The Age of Empire has ended, then, because states are no longer the primary global actors, and relations between states, the primary determinants of life and death. Perceptive readers will note the irony: For all their differences in tone and approach, Mr. Hobsbawm is not far from Messrs. Hardt and Negri in this unidirectional determinism. The technological and economic innovations of the last century “brought to an end history as we have known it in the past ten thousand years,” Mr. Hobsbawm writes; for the first time, “thanks to the prevailing theology of the free market, states are actually [ceding power] to profit-making private contractors.” Similarly, globalized electronic surveillance “has not made state power and law more effective in these states, though it has made citizens less free.” Echoes, it seems, of the all-encompassing, “purely positive” Empire.
But the age of Empire ends there; in 2008, Mr. Hobsbawm lacks the luxury of either old Marxist or new Theory conviction. Thus the source of On Empire’s instructive modesty, the question that haunts it throughout: Given all this—given the apparent ascendancy of globalization and decline of territorial power—how can we explain a decade in which America has pursued a strategy that, by any measure, looks just like the vanquished imperialism? How can we explain a disaster that shouldn’t be?
Mr. Hobsbawm doesn’t pretend to have an answer, or even a consistent account of the problem. Early on, he writes, “Only one potential imperial power remains.” A half-dozen pages later, “[T]he old era of empires cannot be revived, least of all by a single superpower.” His final essay, “Why America’s Hegemony Differs from Britain’s Empire,” details the myriad incongruities between the contemporary United States and the 19th-century empire par excellence, and yet uses direct analogy to warn against imperial overreach: “Winning big wars proved as fatal to empires as losing them: a lesson from the history of the British Empire which Washington might take to heart.”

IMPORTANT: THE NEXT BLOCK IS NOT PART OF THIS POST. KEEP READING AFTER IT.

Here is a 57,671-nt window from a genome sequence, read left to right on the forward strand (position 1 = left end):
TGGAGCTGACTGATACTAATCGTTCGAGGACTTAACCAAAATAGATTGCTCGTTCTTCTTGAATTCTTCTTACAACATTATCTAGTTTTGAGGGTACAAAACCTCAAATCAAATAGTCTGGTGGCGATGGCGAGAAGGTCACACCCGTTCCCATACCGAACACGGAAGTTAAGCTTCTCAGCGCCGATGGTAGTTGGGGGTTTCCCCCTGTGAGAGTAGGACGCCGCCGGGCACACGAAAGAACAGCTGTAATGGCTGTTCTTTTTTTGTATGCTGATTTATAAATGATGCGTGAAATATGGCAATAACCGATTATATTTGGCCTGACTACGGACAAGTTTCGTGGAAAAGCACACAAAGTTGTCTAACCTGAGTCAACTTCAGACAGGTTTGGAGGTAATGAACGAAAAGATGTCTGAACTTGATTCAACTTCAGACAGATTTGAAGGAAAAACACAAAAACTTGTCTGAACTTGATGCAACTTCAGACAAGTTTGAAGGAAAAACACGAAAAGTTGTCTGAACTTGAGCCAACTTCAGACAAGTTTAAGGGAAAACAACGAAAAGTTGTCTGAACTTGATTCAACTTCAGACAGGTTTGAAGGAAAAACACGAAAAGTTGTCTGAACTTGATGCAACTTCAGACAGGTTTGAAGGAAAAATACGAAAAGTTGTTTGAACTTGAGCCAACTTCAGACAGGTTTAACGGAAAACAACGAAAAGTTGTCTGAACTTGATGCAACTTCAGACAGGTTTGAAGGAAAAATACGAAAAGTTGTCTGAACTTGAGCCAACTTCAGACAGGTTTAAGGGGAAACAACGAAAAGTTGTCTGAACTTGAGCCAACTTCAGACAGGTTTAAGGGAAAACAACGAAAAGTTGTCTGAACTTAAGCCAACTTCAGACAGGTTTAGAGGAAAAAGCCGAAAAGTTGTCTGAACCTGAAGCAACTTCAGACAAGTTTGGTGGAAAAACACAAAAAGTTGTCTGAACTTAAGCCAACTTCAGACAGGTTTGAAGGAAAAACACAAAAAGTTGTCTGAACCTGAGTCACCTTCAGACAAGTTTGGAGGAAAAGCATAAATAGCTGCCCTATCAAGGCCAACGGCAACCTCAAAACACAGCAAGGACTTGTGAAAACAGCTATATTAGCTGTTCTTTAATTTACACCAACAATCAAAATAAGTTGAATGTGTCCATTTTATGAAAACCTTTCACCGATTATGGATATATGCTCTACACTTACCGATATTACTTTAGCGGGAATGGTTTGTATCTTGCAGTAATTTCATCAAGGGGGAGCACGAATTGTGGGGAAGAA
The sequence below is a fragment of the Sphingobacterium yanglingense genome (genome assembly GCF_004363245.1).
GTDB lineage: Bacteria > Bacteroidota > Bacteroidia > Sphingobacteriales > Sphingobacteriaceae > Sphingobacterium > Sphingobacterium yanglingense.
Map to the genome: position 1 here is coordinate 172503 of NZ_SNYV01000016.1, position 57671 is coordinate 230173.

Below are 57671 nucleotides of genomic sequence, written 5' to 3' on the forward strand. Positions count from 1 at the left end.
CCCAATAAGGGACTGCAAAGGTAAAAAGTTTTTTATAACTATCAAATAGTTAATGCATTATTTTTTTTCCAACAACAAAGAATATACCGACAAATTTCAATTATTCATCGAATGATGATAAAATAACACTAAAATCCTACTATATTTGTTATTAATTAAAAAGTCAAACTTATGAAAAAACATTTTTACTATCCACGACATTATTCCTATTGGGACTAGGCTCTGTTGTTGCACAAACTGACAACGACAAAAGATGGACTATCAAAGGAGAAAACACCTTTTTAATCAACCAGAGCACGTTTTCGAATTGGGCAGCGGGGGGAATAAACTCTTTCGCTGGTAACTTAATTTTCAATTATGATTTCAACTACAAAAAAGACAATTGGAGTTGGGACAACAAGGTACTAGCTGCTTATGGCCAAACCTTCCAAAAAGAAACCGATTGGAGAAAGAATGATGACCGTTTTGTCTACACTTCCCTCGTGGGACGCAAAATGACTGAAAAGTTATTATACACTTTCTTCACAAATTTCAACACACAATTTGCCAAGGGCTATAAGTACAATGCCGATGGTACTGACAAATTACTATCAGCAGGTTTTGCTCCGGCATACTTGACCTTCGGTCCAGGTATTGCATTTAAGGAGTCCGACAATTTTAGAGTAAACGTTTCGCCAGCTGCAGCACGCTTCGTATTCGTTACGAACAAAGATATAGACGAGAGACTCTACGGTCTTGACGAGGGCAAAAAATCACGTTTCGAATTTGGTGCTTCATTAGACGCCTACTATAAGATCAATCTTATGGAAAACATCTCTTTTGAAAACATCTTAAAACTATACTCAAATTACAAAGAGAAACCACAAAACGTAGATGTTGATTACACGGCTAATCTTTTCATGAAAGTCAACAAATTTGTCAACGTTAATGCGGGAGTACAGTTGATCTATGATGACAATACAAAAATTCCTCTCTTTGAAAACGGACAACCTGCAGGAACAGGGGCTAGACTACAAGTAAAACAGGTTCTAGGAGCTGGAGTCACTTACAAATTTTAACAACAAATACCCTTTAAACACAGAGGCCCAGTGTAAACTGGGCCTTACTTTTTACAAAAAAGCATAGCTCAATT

THERE ARE MOMENTS when On Empire does hint at an answer, or at least a logical interpretation worth pursuing. We may be experiencing the lag between lived reality and constructed institutions: “[G]lobalization,” Mr. Hobsbawm writes, “stops short when it comes to politics, domestic or international.” In other words, bodies like the U.N. are still organized around territorial countries. In this way, perhaps, America is merely a Tom Sawyer nation-state, yukking it up at its own funeral.
And this too must pass. One senses, however, a conclusion considerably more chilling. One senses—watching a brilliant historian struggle against an unruly present—the specter of a terrifying contingency, an essential randomness that makes any account of “empire” in general nothing more than a comforting fiction.
What if illness hadn’t forced Diocletian to abdicate? What if Constantine hadn’t been raised by a Christian mother?
At the end of “War, Peace, and Hegemony”—originally delivered as a lecture in Delhi—the author throws up his hands. “Frankly, I can’t make sense of what has happened in the United States since 9/11,” Mr. Hobsbawm admits. “There is no rationale for it.”
Jonathan Liu, a writer living in Queens, reviews books regularly for The Observer. He can be reached at firstname.lastname@example.org.